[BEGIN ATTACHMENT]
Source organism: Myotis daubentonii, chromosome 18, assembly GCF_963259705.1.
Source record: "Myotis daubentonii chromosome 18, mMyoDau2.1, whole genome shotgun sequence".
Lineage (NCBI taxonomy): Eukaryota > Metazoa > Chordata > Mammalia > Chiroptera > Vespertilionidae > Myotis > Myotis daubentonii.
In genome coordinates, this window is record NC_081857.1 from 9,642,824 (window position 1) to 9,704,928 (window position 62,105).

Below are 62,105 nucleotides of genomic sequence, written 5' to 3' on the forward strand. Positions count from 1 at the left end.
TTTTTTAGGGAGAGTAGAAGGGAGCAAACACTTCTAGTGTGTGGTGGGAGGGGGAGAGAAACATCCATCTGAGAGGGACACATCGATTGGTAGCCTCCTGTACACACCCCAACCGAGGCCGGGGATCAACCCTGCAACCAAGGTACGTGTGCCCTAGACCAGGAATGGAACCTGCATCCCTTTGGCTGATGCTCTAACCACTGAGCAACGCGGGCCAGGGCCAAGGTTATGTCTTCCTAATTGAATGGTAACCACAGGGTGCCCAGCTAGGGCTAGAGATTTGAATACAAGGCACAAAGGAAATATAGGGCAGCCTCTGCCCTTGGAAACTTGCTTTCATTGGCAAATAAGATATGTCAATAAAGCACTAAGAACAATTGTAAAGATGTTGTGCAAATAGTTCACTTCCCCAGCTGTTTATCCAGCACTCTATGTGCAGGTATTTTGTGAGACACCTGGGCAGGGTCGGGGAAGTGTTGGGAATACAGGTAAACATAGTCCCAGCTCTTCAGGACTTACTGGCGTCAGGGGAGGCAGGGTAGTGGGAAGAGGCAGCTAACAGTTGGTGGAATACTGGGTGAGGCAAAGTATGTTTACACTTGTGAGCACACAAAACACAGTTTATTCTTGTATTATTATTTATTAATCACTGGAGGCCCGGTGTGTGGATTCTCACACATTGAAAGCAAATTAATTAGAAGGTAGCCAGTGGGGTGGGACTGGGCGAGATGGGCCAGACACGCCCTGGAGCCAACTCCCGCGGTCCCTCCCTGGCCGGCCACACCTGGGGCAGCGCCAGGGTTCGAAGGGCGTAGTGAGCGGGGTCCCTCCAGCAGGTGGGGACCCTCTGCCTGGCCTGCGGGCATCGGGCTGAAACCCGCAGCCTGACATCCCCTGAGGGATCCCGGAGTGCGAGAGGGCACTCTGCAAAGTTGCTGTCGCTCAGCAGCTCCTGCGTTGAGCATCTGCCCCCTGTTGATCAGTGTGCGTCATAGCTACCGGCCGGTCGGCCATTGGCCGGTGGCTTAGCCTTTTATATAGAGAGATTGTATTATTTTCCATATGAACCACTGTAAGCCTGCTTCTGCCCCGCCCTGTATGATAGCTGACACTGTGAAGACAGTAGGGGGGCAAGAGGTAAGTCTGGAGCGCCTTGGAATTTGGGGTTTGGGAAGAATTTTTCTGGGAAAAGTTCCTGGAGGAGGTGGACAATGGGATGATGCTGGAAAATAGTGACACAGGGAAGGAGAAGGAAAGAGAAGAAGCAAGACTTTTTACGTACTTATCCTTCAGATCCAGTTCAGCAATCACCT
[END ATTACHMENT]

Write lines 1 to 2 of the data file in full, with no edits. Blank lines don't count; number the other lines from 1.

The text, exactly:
Source organism: Myotis daubentonii, chromosome 18, assembly GCF_963259705.1.
Source record: "Myotis daubentonii chromosome 18, mMyoDau2.1, whole genome shotgun sequence".